This press release is brought to you by the European Commission.

The use of chemicals in Europe has become considerably safer since the REACH regulation entered into force, according to a European Commission report published today. More readily available information about chemical substances on the market and better targeted risk management measures mean that risks from substances registered under REACH have significantly decreased. The trend is expected to continue, as industry is continuously working towards finding substitutes for the most hazardous chemicals. Five years after REACH’s entry into force, implementation is in full swing. Companies have now registered 30,601 files with the European Chemicals Agency (ECHA) describing the uses and properties of 7,884 chemical substances manufactured or placed on the market. According to a Eurobarometer survey published today, 61% of Europeans think that chemicals are now safer than 10 years ago.

The report acknowledges the costs related to the administration of REACH and their impact on SMEs, but industry also recognizes the positive economic effects for their business. By further harmonising the internal market, REACH has been a key driver for growth and competitiveness for the chemical industry. To further promote the competitiveness of the European chemical industry, the Commission will soon propose to reduce registration fees for SMEs.

  • he report makes recommendations to improve REACH implementation. These include improving the quality of registration dossiers, enhancing the use of safety data sheets as a central risk management tool, and addressing issues related to cost sharing within Substance Information Exchange Forums (SIEFs).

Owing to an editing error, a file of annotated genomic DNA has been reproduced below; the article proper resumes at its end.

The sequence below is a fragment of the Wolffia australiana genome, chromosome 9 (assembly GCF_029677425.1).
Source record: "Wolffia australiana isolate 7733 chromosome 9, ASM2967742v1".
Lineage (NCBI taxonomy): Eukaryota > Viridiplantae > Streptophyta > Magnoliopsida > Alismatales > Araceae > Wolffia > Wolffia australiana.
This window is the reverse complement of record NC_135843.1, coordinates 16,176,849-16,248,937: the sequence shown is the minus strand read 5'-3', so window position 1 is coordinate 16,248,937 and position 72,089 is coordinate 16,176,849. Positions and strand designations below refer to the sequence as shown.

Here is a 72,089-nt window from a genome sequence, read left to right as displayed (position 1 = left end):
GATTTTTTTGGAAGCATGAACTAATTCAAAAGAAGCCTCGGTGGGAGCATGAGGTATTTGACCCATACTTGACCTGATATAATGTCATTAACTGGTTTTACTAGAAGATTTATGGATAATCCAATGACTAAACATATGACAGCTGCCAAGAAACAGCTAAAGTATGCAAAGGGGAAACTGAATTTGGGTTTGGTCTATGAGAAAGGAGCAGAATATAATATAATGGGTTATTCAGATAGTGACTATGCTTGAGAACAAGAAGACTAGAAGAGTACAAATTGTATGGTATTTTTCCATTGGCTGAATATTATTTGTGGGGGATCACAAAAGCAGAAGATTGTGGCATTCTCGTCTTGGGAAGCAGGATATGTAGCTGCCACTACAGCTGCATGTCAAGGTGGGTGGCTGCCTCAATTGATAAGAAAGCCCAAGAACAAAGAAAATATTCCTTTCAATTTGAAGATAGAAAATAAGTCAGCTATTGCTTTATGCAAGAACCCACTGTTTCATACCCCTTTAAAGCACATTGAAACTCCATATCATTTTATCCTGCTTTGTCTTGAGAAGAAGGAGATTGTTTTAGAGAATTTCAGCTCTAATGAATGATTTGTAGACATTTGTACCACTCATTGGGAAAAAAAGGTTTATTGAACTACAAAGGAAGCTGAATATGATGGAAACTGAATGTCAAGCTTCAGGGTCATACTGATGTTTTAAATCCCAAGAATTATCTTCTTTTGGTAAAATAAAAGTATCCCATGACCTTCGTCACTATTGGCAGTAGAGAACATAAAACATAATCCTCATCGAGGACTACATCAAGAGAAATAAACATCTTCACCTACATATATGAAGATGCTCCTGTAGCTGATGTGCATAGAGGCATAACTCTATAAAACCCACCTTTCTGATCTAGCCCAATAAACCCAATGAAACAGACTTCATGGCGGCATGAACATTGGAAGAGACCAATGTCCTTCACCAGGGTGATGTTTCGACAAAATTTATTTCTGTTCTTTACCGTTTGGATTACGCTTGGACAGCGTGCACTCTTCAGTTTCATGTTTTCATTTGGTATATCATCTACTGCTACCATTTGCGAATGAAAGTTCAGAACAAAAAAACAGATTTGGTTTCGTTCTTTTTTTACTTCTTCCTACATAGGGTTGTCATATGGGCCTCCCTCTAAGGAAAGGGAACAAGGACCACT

• The report recommends reducing the financial and administrative burden on SMEs in order to ensure the proportionality of legislation and to assist them to fulfil all their REACH obligations.
  • There are no major overlaps with other EU legislation.
  • Considerable efforts to develop alternative methods to animal testing have been made and will continue: since 2007, the Commission has made available € 330 million to fund research in this area.
  • Enforcement could be improved. As this is the responsibility of the Member States, the report recommends that Member States reinforce coordination amongst them.
  • Although the report identifies a need for some adjustments to the legislation, the Commission wants to ensure legislative stability and predictability for European businesses. No changes to REACH’s main terms are proposed at present.

For more information and the full press release please refer to the link above.